I stumbled today upon a blog post which states that one page of external documentation (i.e. not counting in-code comments) is sufficient. I can see the appeal of such an idea but I find it somewhat simplistic. I had recently a project at the end of which we ended up writing +30 A4 pages documenting covering 10 man-months of coding. There were some graphs and diagrams so the text was probably only slightly more than 20 pages or, roughly, about a page for each 2 man-weeks of coding.
Is this too much or too little?
It depends. For most of the developers who wrote it this was a rather tedious task. But these happened to be internship students and they were going to leave our team. The quality of the code was not stellar as can be expected from programmers with little experience but, more importantly, there was discontinuity - anyone working on the codebase would not be able to ask the authors directly. Thus, in my opinion, the volume of the documentation - although it took several man-days to produce - was not really excessive.
But the question regarding the quality and quantity of the documentation is a rather deep one and cannot be easily answered with a simplistic metric like number of pages. The problem is that currently we have no objective metrics regarding the completeness of the documentation (i.e. "code coverage"), nor regarding its quality (i.e. how easy is it to understand and whether it correctly describes what the code does). These are rather involved issues and I don't expect the community to come up anytime soon with a widely agreed metric (e.g. number of words per line of code) that would resolve these issues in an objective manner (*) and that can be verified automatically similarly to the way static code analysis is done by various tools such as those included in SonarCube.
Why not test the documentation?
These days we assume that we shall test all or most of the code we deliver. Why not do the same for the documentation? I suggest that we combine the concept of testing with another familiar concept - that of the peer programming. What I mean is that we could go for peer-documenting. For example, a programmer A writes the documentation for the code written by programmer B. Than the documentation produced by B is tested by giving it to another team member C. C would have to assess the completeness and clarity of the documentation. If he/she needs to ask any questions than the documentation is not sufficient in quantity or quality (i.e. does not pass the test) so B would have to amend it till C is happy with it.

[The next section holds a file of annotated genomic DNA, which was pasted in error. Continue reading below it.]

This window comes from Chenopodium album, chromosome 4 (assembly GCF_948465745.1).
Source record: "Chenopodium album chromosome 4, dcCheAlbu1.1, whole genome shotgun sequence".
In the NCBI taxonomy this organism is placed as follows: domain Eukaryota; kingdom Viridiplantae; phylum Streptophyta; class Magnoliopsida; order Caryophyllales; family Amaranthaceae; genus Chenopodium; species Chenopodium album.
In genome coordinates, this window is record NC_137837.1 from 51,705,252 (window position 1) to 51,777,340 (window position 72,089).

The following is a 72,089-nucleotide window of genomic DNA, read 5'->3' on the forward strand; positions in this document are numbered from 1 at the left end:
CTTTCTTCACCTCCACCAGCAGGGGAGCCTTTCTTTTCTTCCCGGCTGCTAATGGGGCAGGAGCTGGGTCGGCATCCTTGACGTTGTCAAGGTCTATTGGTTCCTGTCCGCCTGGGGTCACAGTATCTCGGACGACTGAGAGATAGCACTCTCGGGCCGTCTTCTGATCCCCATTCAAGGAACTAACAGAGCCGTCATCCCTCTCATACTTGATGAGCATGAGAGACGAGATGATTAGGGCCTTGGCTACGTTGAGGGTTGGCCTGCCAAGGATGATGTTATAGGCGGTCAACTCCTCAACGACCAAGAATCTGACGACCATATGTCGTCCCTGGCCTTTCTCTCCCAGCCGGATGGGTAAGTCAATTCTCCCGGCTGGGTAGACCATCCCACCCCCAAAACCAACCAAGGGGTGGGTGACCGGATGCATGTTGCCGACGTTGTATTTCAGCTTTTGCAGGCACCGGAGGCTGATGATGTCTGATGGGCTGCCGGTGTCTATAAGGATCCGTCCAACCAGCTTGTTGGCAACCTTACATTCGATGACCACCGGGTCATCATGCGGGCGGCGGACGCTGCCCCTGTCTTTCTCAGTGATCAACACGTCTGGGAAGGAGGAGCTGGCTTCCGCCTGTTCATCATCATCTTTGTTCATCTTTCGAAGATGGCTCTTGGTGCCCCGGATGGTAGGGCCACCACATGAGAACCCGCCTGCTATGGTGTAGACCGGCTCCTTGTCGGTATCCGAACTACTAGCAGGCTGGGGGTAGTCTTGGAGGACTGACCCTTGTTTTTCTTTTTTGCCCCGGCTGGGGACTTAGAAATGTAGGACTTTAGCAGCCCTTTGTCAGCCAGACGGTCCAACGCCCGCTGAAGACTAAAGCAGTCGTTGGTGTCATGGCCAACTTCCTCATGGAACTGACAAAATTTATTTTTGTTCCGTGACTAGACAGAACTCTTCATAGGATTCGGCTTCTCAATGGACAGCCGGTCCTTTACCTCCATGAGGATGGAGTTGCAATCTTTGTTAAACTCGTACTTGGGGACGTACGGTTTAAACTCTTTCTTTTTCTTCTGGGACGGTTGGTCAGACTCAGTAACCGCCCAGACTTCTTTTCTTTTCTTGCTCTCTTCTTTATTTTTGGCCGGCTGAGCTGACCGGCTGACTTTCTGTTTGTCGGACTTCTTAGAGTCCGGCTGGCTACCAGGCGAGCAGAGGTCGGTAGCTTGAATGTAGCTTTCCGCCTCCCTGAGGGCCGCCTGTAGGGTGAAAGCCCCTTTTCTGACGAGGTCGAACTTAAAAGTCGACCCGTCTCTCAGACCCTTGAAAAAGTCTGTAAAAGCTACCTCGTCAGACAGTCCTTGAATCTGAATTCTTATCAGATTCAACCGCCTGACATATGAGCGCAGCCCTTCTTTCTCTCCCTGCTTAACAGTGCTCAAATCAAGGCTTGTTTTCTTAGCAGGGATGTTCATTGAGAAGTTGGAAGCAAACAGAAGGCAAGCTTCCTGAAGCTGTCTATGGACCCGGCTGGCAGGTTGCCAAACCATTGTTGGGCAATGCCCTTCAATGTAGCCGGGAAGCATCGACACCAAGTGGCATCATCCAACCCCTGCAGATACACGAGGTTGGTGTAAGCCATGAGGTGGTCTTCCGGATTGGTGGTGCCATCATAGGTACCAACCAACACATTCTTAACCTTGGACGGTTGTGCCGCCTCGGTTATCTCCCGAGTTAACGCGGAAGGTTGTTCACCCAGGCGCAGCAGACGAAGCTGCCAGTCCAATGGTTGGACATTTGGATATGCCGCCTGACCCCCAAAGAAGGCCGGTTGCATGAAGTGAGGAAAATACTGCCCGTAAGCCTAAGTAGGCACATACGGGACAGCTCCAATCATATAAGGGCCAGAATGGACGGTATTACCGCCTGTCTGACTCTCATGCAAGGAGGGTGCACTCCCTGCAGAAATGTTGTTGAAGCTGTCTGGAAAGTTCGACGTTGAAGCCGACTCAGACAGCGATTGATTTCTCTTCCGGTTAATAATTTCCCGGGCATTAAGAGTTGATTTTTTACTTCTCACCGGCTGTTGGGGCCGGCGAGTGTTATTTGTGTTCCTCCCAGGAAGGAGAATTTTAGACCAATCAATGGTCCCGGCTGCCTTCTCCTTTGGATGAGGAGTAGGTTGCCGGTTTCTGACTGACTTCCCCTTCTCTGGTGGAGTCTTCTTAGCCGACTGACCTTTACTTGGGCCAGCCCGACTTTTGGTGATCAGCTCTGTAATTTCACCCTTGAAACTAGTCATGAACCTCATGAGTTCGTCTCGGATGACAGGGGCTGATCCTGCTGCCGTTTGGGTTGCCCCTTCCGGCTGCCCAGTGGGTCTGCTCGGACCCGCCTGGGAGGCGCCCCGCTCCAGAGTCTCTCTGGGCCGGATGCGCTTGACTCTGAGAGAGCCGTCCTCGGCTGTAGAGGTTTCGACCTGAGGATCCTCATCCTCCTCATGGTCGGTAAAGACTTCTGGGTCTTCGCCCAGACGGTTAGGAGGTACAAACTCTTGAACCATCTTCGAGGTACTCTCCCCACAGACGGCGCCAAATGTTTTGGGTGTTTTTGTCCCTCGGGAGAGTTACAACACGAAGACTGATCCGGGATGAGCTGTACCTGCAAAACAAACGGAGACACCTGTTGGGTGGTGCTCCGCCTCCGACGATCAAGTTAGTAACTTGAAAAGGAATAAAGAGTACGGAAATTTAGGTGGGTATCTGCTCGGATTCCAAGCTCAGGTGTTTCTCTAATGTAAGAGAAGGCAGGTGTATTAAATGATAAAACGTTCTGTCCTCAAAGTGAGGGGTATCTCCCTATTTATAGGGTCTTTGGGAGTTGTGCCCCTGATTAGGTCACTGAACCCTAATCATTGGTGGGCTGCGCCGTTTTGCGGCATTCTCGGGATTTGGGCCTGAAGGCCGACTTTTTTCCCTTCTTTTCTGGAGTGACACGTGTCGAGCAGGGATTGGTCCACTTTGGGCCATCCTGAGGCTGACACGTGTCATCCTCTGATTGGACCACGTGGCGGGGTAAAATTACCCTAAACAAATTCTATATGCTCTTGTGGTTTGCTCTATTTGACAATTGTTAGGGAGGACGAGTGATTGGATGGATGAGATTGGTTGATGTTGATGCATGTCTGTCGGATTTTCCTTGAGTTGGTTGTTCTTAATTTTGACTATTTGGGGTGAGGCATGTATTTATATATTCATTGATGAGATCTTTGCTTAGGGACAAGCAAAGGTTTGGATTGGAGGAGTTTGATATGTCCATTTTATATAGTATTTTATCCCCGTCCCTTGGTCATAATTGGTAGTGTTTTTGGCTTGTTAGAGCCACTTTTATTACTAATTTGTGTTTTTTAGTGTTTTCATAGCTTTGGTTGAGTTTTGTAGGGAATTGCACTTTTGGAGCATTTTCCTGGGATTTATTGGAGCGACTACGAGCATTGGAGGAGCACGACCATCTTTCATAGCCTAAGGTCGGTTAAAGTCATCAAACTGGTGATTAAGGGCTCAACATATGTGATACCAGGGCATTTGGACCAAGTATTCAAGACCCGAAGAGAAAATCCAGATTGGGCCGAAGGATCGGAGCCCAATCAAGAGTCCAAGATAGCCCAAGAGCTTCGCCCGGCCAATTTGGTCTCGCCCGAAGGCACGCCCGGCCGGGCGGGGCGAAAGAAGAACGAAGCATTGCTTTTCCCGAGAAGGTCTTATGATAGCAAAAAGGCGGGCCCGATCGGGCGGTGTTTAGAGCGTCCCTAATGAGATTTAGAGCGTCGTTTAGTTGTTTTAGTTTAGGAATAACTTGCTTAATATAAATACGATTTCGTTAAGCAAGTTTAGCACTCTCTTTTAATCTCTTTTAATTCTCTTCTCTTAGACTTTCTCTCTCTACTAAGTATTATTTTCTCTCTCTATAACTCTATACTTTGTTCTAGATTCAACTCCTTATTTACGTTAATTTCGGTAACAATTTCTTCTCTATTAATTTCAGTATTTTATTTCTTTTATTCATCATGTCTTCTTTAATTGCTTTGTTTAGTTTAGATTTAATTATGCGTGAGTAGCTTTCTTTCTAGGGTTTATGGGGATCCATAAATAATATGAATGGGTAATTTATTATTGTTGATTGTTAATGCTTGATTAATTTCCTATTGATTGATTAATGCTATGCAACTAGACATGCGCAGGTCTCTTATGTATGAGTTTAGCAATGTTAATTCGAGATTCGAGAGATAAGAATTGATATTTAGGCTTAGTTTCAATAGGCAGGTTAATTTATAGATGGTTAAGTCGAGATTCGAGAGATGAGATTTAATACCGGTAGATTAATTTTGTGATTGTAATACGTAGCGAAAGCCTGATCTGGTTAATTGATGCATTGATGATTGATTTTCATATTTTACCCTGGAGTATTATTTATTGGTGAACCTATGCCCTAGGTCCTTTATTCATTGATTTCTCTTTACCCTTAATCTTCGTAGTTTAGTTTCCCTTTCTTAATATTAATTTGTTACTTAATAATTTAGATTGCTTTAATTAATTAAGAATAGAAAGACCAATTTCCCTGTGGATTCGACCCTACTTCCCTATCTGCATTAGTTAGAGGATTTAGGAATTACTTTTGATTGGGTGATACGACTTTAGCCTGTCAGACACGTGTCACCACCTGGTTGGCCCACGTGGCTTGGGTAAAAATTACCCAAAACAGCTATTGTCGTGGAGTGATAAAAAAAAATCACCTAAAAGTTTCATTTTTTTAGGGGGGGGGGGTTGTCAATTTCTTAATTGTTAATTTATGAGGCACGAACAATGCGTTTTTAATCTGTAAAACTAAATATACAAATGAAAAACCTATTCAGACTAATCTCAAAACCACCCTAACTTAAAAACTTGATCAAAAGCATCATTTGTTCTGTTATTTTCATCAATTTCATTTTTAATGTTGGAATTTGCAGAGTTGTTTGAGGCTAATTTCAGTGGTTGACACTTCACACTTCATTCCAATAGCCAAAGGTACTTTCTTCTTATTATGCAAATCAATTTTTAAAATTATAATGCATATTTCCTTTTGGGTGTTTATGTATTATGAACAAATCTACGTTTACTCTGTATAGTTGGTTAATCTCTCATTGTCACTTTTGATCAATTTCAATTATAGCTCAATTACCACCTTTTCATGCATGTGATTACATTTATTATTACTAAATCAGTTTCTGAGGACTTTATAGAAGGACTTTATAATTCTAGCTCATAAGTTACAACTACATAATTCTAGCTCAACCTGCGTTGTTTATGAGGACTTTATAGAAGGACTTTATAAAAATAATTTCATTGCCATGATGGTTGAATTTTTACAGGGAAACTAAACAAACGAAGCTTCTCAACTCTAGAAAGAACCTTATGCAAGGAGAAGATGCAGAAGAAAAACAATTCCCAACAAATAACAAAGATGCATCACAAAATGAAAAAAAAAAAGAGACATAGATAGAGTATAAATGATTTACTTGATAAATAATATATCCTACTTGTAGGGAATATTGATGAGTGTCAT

I reckon there will be some resistance as developers find writing documentation boring. But I remember that a while ago not everyone was happy with the idea that we shall unit-test most of the code. Nowadays unit-testing is considered a good practice and most programmers do it. I think that documentation testing is likely to prove its worth, too. I also think that the combination of testing and peer-documenting would inject even more rigour in the process.
(*) The problem is somewhat related to the completeness or the clarity of a mathematical proof. At the university some professors were thoroughly writing down every step of the derivation of a proof while some did just proof sketches leaving everything else "as an exercise to the reader". Needless to say, some of these exercises were anything but trivial and I found such hand-waving occasionally quite frustrating.